Ponyo Another Miyazaki Masterpiece
Chris Kavan - wrote on 08/15/09
I have yet to be disappointed by Hayao Miyazaki and Studio Ghibli. Once again Miyazaki brings his vision to life and the results are no less than amazing. Using a pastel palette that jumps to life and a story so pure and innocent is will soften even the most hardened and jaded of hearts, Ponyo mixes Spirited Away with Totoro and hits every note in stride.
Much as Spirited Away was a take on Alice in Wonderland, so Ponyo is a take on the classic Little Mermaid. In this case a goldfish princess slips away from her wizard father and rides a jellyfish to the human world. A five-year old Sosuke finds her caught in a jar and saves her. After some cute adventures, Ponyo is returned home but her taste of humanity (literally) has given her the power to become human - not without some consequences. But it is ultimately the innocent love between Ponyo and Sosuke that will determine the outcome - and it does make the heart melt.
As with earlier Studio Ghibli releases, the English voice cast is top-tier. Although I usually prefer the subs, Disney is always on top of their game. Noah Lindsey Cyrus and Frankie Jonas (younger siblings of Miley and the Jonas Bros.) bring a wide-eyed innocence to their roles. It's cute without being sappy, and always filled with wonder. The adult cast is just as good - Liam Neeson and Cate Blanchett bring the gravatis playing Ponyo's parents - Neeson is the human-hating, ocean-dwelling wizard who bemoans mankind for the destruction of his world (once again Miyazaki isn't afraid to play the environmental card) and Blanchett is the beautiful, powerful yet fragile Gran Mamare.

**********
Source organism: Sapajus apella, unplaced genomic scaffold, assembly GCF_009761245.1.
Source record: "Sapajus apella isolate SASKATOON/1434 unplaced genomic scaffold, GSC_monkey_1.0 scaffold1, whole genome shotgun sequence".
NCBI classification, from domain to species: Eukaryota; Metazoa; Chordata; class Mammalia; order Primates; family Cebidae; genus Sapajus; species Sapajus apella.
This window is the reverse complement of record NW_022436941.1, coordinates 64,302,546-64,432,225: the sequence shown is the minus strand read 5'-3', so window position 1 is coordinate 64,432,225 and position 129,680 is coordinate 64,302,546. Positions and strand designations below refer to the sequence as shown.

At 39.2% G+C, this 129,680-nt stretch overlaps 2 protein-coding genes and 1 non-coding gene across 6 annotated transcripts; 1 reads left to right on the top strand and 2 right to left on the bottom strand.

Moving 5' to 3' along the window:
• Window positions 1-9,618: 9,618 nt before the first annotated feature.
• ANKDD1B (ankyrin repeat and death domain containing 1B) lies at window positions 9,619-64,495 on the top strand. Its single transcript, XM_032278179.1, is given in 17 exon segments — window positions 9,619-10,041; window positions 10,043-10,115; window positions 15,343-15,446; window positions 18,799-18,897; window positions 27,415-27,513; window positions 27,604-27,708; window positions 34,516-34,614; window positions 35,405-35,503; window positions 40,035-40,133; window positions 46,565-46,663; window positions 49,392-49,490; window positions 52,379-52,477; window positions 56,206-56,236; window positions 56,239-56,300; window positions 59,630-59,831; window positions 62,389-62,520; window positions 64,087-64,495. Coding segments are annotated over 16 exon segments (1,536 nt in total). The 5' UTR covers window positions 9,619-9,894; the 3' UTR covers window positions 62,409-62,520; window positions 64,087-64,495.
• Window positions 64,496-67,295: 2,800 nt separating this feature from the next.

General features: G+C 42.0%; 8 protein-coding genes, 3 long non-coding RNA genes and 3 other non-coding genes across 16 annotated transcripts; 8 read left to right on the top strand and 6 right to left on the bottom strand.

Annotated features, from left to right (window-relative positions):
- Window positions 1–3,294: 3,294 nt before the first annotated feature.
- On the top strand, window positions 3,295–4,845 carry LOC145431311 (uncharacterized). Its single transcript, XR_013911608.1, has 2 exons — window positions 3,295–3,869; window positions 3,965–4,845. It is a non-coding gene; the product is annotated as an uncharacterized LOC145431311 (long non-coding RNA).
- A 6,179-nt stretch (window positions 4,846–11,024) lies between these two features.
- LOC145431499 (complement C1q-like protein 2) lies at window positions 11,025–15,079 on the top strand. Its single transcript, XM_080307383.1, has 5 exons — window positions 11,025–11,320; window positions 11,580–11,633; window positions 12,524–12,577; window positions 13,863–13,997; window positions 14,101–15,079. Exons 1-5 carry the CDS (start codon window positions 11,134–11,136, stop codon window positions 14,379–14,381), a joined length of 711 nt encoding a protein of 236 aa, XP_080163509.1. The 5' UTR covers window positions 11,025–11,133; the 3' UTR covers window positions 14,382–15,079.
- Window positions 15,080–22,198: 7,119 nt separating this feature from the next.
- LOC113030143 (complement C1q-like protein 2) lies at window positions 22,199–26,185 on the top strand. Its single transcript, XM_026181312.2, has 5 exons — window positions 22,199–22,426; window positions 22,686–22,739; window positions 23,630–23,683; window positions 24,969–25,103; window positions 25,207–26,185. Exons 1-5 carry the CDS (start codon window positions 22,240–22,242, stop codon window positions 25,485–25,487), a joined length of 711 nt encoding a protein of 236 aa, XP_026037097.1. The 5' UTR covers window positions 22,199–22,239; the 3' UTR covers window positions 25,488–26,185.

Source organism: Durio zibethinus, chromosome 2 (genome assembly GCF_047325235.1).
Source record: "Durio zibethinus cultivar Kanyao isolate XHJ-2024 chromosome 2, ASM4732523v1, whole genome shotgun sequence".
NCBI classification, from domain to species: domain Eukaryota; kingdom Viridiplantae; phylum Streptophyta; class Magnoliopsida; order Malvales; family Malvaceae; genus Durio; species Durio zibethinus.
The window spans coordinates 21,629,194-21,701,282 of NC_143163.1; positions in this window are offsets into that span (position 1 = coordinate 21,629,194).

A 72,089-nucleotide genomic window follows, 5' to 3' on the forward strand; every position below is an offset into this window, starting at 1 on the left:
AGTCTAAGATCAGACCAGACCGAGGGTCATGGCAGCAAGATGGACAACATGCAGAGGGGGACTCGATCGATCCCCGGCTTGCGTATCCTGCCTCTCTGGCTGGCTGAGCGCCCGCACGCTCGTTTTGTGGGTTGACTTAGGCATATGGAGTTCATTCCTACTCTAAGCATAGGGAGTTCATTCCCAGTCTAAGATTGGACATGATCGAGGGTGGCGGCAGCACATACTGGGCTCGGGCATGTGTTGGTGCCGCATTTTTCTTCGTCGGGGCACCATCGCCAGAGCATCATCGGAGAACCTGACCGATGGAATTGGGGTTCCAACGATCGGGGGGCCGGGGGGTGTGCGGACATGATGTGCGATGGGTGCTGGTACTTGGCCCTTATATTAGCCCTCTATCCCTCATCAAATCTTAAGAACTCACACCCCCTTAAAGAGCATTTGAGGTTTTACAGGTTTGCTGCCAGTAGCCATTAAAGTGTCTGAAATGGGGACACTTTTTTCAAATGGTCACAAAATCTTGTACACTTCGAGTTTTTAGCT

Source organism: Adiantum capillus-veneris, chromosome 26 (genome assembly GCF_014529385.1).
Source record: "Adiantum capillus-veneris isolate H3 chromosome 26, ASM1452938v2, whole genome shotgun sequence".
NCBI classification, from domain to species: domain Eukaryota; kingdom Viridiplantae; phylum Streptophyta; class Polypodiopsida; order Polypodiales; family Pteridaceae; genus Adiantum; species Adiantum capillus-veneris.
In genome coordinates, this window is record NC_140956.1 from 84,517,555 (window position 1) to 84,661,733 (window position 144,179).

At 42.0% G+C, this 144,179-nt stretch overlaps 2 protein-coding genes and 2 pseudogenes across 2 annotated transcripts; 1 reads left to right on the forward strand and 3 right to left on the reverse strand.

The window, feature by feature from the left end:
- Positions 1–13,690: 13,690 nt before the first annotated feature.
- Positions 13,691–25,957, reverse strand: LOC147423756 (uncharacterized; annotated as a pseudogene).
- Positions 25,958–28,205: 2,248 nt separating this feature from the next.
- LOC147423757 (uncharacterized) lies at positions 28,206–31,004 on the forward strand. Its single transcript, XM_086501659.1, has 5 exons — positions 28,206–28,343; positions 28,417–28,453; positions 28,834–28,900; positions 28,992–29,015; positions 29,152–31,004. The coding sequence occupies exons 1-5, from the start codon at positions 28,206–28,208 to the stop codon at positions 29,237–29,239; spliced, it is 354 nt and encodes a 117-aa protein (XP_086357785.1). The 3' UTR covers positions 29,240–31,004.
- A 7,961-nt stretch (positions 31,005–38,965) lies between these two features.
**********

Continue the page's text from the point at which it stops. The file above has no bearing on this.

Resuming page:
Tina Fey is Sosuke's mom, a working woman with a big heart - her driving leaves something to be desired. Matt Damon is pretty much a cameo as Sosuke's ship-captain father, but it worked. Rounding out the cast is a trio of retired women played to perfection by Betty White, Lily Tomlin and Cloris Leachman.
Even thought this is clearly aimed at the younger crowd, as the main character is only five, adults will have no problem sitting through this one. The visuals alone put any 3D nonsense to shame and give recent Pixar films a run for their money despite being 100% hand-drawn. The sheer amount of ocean life - ancient cephalopods or not - that is present shows how much work went into the animation.
If there are any quibbles, it has to do with the cavalier and carefree attitude of adults who don't seem to mind having a five-year old pilot his own tiny boat int he midst of a major disaster. It seems a bit reckless and verges on child neglect. But then this is a fantasy world, so you know no harm is going to come to the intrepid explorers. That and the way too pop-like ending credits song. The credit animation is astounding, the song (and remix) sounds like the Mighty Mouse theme song mixed with Red Bull and Pixie Sticks.
Those who think that CGI and computers now rule the world of animation should not forget Miyazaki. I continue to be enchanted and drawn in by everything his hand touches. Ponyo is no exception.